Humanist Funerals and Memorials
The death of someone we have known and loved, whether someone in our extended family, a friend or colleague, an elderly person, a parent, sibling, child or baby, is no less sad, shocking or painful for those of us who have chosen to live without religion.
A funeral director is the professional most likely to deal with all the practical arrangements of a funeral, but we are all entitled to specify the kind of funeral ceremony we want.
A Humanist funeral is increasingly common. It’s simply more appropriate for those who neither lived according to religious principles, nor accepted religious views of life or death. A Humanist Funeral or memorial ceremony recognises no ‘after-life’, but instead uniquely and affectionately celebrates the life of the person who has died. Proper tribute is paid to them, to the life they lived, the connections they made and have left behind.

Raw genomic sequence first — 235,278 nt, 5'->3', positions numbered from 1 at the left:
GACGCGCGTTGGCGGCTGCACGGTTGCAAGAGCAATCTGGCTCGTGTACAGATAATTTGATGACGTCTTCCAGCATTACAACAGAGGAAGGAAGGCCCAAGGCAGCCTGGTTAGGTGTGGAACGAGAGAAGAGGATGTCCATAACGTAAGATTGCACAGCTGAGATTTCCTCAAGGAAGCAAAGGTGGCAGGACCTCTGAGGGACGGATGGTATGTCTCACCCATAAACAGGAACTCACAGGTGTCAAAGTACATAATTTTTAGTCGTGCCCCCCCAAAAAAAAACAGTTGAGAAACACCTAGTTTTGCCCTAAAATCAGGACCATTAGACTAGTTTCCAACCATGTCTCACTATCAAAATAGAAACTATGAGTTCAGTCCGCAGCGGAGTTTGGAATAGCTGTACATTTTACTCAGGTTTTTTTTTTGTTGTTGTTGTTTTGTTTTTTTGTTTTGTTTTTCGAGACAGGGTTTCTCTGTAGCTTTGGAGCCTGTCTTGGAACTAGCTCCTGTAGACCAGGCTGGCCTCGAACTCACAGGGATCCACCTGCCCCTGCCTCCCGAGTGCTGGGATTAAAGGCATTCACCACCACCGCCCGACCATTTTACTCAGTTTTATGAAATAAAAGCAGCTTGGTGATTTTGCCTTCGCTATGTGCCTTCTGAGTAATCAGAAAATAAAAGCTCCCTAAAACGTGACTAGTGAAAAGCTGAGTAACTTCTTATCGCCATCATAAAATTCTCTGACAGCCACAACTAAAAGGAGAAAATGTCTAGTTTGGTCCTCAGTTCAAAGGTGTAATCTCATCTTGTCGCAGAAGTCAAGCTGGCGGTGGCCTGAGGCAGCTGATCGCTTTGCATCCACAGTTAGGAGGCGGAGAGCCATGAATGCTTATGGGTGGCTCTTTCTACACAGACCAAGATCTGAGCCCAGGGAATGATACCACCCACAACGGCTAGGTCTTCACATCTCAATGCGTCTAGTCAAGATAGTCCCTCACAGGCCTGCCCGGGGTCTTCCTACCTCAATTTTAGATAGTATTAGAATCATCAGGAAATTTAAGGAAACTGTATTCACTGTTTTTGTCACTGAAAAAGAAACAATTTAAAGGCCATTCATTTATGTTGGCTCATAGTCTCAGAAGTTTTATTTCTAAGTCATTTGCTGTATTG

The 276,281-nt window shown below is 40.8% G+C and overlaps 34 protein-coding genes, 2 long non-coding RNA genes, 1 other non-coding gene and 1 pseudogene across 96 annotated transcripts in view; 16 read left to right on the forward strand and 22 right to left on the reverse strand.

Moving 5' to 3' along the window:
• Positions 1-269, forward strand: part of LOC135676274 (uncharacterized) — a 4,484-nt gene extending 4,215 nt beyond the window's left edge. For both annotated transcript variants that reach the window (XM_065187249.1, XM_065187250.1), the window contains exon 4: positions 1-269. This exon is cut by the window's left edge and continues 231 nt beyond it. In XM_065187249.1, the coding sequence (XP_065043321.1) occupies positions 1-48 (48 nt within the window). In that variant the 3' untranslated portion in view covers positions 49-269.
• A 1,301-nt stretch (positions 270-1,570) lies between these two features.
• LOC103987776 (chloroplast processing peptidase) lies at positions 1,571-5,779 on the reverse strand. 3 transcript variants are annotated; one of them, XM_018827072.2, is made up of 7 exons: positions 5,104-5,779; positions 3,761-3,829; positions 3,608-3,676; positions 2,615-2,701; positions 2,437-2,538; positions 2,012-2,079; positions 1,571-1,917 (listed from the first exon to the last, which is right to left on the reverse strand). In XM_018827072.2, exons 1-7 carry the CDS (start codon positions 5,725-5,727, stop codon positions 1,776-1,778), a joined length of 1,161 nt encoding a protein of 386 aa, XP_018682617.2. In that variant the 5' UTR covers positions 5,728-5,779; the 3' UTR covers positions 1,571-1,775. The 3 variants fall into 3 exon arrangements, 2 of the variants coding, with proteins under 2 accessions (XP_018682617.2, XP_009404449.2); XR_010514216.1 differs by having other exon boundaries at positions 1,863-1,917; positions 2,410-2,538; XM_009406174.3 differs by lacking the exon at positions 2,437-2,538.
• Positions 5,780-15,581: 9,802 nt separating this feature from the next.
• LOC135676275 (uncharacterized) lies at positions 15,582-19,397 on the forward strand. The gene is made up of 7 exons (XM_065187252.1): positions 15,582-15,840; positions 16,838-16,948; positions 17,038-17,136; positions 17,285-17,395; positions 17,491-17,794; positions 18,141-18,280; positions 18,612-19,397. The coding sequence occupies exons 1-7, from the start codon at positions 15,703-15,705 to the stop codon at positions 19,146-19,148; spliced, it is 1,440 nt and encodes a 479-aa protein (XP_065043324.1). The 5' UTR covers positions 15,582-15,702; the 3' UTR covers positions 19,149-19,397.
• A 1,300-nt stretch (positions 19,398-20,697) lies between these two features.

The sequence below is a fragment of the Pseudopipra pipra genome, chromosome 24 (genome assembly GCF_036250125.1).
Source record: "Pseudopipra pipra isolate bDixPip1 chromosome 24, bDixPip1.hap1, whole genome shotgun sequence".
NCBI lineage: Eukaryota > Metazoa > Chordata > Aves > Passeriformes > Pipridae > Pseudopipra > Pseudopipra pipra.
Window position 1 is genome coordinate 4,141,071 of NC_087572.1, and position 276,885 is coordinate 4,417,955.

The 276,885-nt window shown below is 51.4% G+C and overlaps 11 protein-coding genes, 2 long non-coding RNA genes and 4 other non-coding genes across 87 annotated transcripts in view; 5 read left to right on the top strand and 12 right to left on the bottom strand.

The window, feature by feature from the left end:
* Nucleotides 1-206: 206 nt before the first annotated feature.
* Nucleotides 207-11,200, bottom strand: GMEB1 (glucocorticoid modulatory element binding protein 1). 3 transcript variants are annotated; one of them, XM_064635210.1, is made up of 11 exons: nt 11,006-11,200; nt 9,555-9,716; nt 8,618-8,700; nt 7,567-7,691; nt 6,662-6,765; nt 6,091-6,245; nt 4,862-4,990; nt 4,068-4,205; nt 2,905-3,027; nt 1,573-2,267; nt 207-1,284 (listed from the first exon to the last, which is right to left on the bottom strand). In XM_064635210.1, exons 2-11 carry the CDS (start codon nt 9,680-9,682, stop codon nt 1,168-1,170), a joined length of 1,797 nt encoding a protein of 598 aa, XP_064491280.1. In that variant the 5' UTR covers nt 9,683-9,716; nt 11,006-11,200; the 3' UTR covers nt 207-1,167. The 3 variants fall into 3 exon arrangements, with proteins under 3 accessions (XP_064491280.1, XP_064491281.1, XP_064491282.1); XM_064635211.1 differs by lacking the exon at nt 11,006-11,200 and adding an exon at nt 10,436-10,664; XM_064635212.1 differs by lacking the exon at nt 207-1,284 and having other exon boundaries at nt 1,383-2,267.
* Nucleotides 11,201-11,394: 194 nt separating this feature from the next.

Nothing in a Humanist funeral or memorial ceremony should be offensive to those who are religious. It will focus sincerely and affectionately on the person who has died. Humanist funerals, or memorials, allow friends, relatives and acquaintances to express their feelings and to share their memories. They have warmth and sincerity. Many bereaved people find them helpful and are pleased to have provided a ceremony their loved ones would have wanted.